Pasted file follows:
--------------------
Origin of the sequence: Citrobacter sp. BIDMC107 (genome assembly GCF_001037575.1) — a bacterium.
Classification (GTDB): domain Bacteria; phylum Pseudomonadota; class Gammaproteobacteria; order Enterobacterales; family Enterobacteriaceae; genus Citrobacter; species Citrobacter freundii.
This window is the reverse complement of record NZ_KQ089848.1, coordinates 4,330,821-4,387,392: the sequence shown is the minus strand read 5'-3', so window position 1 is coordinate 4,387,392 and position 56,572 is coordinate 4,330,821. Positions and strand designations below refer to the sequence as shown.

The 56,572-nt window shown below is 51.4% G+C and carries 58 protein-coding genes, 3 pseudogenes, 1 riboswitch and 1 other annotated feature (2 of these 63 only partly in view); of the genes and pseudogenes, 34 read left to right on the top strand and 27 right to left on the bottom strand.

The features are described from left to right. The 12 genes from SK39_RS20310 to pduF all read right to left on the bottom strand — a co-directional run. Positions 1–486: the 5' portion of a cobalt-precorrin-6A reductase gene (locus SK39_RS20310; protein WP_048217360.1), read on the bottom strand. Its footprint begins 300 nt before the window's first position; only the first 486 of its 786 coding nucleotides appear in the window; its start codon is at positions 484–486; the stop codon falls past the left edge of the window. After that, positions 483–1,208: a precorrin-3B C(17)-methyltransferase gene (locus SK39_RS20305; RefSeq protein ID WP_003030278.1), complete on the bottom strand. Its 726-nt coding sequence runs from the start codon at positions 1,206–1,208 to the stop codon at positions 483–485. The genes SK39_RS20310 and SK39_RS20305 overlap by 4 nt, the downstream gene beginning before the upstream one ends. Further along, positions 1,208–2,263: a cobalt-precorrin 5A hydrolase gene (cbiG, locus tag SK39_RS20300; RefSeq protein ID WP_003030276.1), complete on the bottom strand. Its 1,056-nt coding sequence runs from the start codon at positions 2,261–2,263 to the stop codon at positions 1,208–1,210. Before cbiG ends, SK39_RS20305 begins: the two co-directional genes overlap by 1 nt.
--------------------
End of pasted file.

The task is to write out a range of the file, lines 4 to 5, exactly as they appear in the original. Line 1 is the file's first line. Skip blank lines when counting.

The 56,572-nt window shown below is 51.4% G+C and carries 58 protein-coding genes, 3 pseudogenes, 1 riboswitch and 1 other annotated feature (2 of these 63 only partly in view); of the genes and pseudogenes, 34 read left to right on the top strand and 27 right to left on the bottom strand.

The features are described from left to right. The 12 genes from SK39_RS20310 to pduF all read right to left on the bottom strand — a co-directional run. Positions 1–486: the 5' portion of a cobalt-precorrin-6A reductase gene (locus SK39_RS20310; protein WP_048217360.1), read on the bottom strand. Its footprint begins 300 nt before the window's first position; only the first 486 of its 786 coding nucleotides appear in the window; its start codon is at positions 484–486; the stop codon falls past the left edge of the window. After that, positions 483–1,208: a precorrin-3B C(17)-methyltransferase gene (locus SK39_RS20305; RefSeq protein ID WP_003030278.1), complete on the bottom strand. Its 726-nt coding sequence runs from the start codon at positions 1,206–1,208 to the stop codon at positions 483–485. The genes SK39_RS20310 and SK39_RS20305 overlap by 4 nt, the downstream gene beginning before the upstream one ends. Further along, positions 1,208–2,263: a cobalt-precorrin 5A hydrolase gene (cbiG, locus tag SK39_RS20300; RefSeq protein ID WP_003030276.1), complete on the bottom strand. Its 1,056-nt coding sequence runs from the start codon at positions 2,261–2,263 to the stop codon at positions 1,208–1,210. Before cbiG ends, SK39_RS20305 begins: the two co-directional genes overlap by 1 nt.